US 6820253 B1 Abstract A method and system for interprocedural analysis with separate compilation is disclosed. In one embodiment, the method is applied to a software program having a plurality of separately compilable components. The method performs analyzing each component separately to create a plurality of local problems for each component and merging the local problems to create a global problem.
Claims(37) 1. A method, comprising:
a) analyzing each separately compilable program component of a software program having a plurality of separately compilable program components, to create a plurality of local problems for each separately compilable program component;
b) merging the local problems to create a global problem;
c) computing a global solution to the global problem; and
d) splitting the global solution into local solutions.
2. The method of
e) removing uncallable routines within the software program.
3. The method of
e) determining local routines that are only referenced within a single separately compilable program component.
4. The method of
e) writing each local problem to storage for each separately compilable program component;
f) reading from storage a previous local solution computed for the local problem; and
g) using the previous local solution to optimize each separately compilable program component.
5. The method of
e) partially ordering the local problems and global problem into a problem partial order;
f) partially ordering the local solutions and global solution into a solution partial order; and
g) associating the local problems to the local solutions.
6. The method of
h) comparing a present boundary value with a previous boundary value to determine if the separately compilable program component should be recompiled.
7. The method of
e) representing the local problems as directed graphs having edges and vertices, wherein
i) each edge has an associated monotone transfer function;
ii) each vertex has an initial value;
iii) a subset of vertices is marked as needed values; and
f) representing the local solutions as maps from vertices onto values.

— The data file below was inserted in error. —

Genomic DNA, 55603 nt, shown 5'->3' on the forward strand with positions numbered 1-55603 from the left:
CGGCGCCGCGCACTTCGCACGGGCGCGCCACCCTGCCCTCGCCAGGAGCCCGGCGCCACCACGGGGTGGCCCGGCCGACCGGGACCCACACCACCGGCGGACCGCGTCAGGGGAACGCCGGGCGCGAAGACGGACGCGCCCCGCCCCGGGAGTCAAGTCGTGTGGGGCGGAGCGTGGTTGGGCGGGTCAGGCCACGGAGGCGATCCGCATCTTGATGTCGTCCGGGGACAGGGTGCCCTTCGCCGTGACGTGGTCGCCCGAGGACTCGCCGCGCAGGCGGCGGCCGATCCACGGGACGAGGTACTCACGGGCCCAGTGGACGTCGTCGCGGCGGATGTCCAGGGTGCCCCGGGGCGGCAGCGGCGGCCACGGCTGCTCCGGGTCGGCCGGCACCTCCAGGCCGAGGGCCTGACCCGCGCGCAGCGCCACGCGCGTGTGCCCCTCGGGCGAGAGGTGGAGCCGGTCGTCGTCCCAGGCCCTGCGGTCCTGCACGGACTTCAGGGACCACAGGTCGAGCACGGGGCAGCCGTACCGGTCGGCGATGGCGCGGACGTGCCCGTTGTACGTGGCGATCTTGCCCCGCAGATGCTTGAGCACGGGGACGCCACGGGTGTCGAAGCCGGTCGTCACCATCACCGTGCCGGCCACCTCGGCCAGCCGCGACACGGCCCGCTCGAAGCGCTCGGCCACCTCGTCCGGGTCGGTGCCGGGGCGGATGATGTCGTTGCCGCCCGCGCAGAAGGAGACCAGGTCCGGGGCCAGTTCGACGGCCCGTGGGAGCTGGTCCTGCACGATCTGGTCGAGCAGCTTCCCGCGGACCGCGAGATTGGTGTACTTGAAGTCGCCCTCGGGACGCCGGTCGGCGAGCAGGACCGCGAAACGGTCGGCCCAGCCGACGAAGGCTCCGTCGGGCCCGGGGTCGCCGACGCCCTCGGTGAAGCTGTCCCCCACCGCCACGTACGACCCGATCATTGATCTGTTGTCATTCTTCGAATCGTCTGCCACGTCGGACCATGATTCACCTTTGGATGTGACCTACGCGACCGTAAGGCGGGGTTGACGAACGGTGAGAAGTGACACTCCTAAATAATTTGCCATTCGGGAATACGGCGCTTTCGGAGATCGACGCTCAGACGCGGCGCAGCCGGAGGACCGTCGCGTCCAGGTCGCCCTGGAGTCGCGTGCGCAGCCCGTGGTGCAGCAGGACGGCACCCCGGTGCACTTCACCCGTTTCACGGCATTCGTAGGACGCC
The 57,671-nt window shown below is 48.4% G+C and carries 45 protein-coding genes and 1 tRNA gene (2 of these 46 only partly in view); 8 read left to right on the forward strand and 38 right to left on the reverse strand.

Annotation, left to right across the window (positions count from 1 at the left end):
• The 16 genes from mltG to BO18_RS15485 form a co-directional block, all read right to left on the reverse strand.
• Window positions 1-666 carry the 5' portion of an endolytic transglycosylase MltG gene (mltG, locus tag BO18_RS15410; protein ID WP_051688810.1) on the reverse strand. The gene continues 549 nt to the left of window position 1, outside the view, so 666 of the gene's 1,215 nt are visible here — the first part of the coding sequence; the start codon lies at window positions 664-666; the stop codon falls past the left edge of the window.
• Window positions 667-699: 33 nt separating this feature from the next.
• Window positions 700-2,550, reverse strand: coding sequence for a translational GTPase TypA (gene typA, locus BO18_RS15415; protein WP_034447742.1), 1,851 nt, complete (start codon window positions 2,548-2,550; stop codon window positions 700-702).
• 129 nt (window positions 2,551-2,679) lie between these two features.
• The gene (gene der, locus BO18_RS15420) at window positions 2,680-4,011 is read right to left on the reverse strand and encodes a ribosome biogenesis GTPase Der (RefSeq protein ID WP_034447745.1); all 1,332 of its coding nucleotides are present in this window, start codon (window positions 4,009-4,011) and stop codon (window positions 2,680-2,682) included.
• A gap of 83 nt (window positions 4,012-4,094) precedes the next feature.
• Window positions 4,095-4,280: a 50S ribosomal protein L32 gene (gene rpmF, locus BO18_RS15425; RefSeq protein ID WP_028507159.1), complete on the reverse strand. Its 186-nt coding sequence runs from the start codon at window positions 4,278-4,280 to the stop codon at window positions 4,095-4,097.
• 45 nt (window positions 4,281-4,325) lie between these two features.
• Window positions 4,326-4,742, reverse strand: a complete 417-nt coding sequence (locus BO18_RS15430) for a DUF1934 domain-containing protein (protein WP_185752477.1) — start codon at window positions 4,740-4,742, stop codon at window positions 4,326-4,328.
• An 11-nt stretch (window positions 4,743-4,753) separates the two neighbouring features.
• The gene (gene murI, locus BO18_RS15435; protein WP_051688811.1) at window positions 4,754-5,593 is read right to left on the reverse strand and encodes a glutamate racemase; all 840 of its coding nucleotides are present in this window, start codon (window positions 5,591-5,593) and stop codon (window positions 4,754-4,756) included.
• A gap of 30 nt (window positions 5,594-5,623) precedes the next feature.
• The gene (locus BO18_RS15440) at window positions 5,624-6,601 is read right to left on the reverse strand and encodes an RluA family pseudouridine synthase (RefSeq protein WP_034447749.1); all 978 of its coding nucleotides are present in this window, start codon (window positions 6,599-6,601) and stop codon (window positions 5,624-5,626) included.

8. The method of
the global problem precedes the local problems in the problem partial order, and
the local solutions precede the global solution in the solution partial order.
9. The method of
10. A system, comprising:
a) means for analyzing each separately compliable program component, of a software program having a plurality of separately compliable program components, to create a plurality of local problems for each separately compilable program component;
b) means for merging the local problems to create a global problem;
c) means for computing a global solution to the global problem; and
d) means for splitting the global solution into local solutions.
11. The system of
e) means for removing uncallable routines within the software program.
12. The system of
e) means for determining local routines that are only referenced within a single separately compliable program component.
13. The system of
e) means for writing each local problem to storage for each separately compilable program component;
f) means for reading from storage a previous local solution computed for the local problem; and
g) means for using the previous local solution to optimize each separately compilable program component.
14. The system of
e) means for partially ordering the local problems and global problem into a problem partial order;
f) means for partially ordering the local solutions and global solution into a solution partial order; and
g) means for associating the local problems to the local solutions.
15. The system of
h) means for comparing a present boundary value with a previous boundary value to determine if the separately compilable program component should be recompiled.
16. The system of
e) means for representing the local problems as directed graphs having edges and vertices, wherein
i) each edge has an associated monotone transfer function;
ii) each vertex has an initial value;
iii) a subset of vertices is marked as needed values; and
f) means for representing the local solutions as maps from vertices onto values.
17. The system of
the global problem precedes the local problems in the problem partial order, and
the local solutions precede the global solution in the solution partial order.
18. The system of
19. A computer-readable medium having stored thereon a plurality of instructions, said plurality of instructions when executed by a computer, cause said computer to perform:
a) analyzing each separately compilable program component, of a software program having a plurality of separately compilable program components, separately to create a plurality of local problems for each separately compilable program component;
b) merging the local problems to create a global problem
c) computing a global solution to the global problem; and
d) splitting the global solution into local solutions.
20. The computer-readable medium of
e) removing uncallable routines within the software program.
21. The computer-readable medium of